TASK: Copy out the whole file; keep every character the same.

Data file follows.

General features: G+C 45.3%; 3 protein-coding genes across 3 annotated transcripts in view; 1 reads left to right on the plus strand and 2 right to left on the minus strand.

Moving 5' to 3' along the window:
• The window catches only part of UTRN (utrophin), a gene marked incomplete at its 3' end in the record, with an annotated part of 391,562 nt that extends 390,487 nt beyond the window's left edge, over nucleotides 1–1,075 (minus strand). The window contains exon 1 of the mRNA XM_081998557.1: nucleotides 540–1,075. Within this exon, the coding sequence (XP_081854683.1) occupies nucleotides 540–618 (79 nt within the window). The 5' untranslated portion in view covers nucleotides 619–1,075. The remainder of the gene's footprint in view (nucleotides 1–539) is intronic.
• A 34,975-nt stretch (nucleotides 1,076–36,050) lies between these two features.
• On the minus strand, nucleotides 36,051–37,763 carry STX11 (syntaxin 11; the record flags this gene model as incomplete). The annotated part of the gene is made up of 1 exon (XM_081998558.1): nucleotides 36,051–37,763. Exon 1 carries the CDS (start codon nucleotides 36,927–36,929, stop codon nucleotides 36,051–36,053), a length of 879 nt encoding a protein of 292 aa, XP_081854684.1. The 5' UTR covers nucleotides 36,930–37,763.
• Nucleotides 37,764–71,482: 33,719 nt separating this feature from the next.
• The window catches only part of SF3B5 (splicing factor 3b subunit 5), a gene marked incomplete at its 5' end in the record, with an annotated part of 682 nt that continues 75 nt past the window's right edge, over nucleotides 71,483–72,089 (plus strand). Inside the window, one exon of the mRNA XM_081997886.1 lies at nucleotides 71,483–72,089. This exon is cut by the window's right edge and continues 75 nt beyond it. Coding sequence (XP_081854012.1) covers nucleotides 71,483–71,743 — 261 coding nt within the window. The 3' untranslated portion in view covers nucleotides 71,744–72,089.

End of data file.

General features: G+C 45.3%; 3 protein-coding genes across 3 annotated transcripts in view; 1 reads left to right on the plus strand and 2 right to left on the minus strand.

Moving 5' to 3' along the window:
• The window catches only part of UTRN (utrophin), a gene marked incomplete at its 3' end in the record, with an annotated part of 391,562 nt that extends 390,487 nt beyond the window's left edge, over nucleotides 1–1,075 (minus strand). The window contains exon 1 of the mRNA XM_081998557.1: nucleotides 540–1,075. Within this exon, the coding sequence (XP_081854683.1) occupies nucleotides 540–618 (79 nt within the window). The 5' untranslated portion in view covers nucleotides 619–1,075. The remainder of the gene's footprint in view (nucleotides 1–539) is intronic.
• A 34,975-nt stretch (nucleotides 1,076–36,050) lies between these two features.
• On the minus strand, nucleotides 36,051–37,763 carry STX11 (syntaxin 11; the record flags this gene model as incomplete). The annotated part of the gene is made up of 1 exon (XM_081998558.1): nucleotides 36,051–37,763. Exon 1 carries the CDS (start codon nucleotides 36,927–36,929, stop codon nucleotides 36,051–36,053), a length of 879 nt encoding a protein of 292 aa, XP_081854684.1. The 5' UTR covers nucleotides 36,930–37,763.
• Nucleotides 37,764–71,482: 33,719 nt separating this feature from the next.
• The window catches only part of SF3B5 (splicing factor 3b subunit 5), a gene marked incomplete at its 5' end in the record, with an annotated part of 682 nt that continues 75 nt past the window's right edge, over nucleotides 71,483–72,089 (plus strand). Inside the window, one exon of the mRNA XM_081997886.1 lies at nucleotides 71,483–72,089. This exon is cut by the window's right edge and continues 75 nt beyond it. Coding sequence (XP_081854012.1) covers nucleotides 71,483–71,743 — 261 coding nt within the window. The 3' untranslated portion in view covers nucleotides 71,744–72,089.